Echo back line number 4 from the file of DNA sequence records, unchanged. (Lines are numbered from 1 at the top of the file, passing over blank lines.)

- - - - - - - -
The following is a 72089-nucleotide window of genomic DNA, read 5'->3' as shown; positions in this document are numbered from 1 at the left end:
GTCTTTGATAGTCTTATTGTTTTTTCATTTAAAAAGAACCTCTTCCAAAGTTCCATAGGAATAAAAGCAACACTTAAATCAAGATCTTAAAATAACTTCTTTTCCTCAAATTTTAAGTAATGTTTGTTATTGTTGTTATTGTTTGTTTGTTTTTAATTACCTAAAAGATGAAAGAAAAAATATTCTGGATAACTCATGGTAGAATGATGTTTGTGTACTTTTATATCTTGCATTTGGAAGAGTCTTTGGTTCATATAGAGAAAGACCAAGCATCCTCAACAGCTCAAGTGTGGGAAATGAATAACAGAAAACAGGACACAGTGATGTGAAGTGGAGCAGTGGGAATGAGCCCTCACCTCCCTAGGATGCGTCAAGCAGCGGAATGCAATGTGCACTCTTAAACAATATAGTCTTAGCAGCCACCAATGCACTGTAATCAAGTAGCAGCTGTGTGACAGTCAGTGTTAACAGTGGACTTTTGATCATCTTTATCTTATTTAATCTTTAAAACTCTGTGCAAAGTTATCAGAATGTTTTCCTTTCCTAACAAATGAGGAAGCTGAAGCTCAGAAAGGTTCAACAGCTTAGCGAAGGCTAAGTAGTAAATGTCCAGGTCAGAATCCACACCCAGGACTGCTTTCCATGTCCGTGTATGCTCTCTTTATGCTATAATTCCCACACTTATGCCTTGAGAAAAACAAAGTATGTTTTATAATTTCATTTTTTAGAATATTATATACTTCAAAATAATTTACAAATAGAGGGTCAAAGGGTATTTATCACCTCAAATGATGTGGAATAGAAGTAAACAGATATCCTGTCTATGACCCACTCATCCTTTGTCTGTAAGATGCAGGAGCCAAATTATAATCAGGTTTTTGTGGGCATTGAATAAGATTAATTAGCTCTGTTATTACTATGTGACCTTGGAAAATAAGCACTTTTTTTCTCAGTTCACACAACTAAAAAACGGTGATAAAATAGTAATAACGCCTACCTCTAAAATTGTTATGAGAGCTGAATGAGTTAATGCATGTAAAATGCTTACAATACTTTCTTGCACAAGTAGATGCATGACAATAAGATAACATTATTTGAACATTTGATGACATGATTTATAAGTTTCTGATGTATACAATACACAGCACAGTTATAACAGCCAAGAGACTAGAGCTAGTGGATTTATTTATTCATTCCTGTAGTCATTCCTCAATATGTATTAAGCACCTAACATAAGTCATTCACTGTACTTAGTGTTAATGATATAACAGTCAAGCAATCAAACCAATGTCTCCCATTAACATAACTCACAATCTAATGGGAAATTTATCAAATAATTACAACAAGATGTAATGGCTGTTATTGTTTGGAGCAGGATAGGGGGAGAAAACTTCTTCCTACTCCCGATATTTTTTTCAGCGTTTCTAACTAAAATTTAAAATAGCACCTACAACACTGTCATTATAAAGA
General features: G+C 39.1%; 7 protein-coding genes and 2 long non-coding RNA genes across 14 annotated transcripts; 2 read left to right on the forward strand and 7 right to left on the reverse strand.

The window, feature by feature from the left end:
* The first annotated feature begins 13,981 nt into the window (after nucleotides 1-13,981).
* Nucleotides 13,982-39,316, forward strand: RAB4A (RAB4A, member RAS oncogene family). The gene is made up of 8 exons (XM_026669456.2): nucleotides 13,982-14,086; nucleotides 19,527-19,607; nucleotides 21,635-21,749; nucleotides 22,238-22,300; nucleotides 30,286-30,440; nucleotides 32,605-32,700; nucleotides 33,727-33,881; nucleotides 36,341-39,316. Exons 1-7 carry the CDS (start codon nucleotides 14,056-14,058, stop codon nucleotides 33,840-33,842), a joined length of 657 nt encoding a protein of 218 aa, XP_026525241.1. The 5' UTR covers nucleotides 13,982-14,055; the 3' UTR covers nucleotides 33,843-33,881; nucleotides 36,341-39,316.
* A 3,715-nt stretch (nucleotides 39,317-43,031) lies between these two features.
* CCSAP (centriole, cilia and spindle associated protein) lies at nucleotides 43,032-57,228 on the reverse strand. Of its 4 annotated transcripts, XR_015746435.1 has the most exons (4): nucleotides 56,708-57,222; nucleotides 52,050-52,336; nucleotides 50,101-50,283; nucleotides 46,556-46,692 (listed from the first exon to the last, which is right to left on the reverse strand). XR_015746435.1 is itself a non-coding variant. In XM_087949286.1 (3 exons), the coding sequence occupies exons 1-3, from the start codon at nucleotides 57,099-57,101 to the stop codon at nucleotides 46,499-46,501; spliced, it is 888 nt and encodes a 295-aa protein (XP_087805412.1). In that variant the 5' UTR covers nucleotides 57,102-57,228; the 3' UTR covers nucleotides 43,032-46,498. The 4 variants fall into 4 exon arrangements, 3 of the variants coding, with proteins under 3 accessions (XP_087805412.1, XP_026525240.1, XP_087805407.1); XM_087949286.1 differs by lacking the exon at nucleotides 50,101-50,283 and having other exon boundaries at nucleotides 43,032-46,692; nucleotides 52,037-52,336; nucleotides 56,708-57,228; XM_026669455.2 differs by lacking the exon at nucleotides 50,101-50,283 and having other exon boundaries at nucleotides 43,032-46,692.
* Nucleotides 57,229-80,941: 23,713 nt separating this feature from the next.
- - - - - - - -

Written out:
The window, feature by feature from the left end: